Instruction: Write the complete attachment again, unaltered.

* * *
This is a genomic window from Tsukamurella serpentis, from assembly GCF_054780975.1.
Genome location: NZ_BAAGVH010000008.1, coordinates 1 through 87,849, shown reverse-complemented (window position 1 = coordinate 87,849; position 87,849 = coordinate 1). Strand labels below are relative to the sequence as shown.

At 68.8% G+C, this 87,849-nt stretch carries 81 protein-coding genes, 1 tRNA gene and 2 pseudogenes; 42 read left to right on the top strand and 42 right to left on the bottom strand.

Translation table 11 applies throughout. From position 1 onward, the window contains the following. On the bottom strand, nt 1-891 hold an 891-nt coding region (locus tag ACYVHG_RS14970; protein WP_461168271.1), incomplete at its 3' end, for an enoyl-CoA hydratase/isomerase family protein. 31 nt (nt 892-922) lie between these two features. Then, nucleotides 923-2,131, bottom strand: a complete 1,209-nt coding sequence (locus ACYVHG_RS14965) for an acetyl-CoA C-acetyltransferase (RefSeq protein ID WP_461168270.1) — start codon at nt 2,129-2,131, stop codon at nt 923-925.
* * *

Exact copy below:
This is a genomic window from Tsukamurella serpentis, from assembly GCF_054780975.1.
Genome location: NZ_BAAGVH010000008.1, coordinates 1 through 87,849, shown reverse-complemented (window position 1 = coordinate 87,849; position 87,849 = coordinate 1). Strand labels below are relative to the sequence as shown.

At 68.8% G+C, this 87,849-nt stretch carries 81 protein-coding genes, 1 tRNA gene and 2 pseudogenes; 42 read left to right on the top strand and 42 right to left on the bottom strand.

Translation table 11 applies throughout. From position 1 onward, the window contains the following. On the bottom strand, nt 1-891 hold an 891-nt coding region (locus tag ACYVHG_RS14970; protein WP_461168271.1), incomplete at its 3' end, for an enoyl-CoA hydratase/isomerase family protein. 31 nt (nt 892-922) lie between these two features. Then, nucleotides 923-2,131, bottom strand: a complete 1,209-nt coding sequence (locus ACYVHG_RS14965) for an acetyl-CoA C-acetyltransferase (RefSeq protein ID WP_461168270.1) — start codon at nt 2,129-2,131, stop codon at nt 923-925.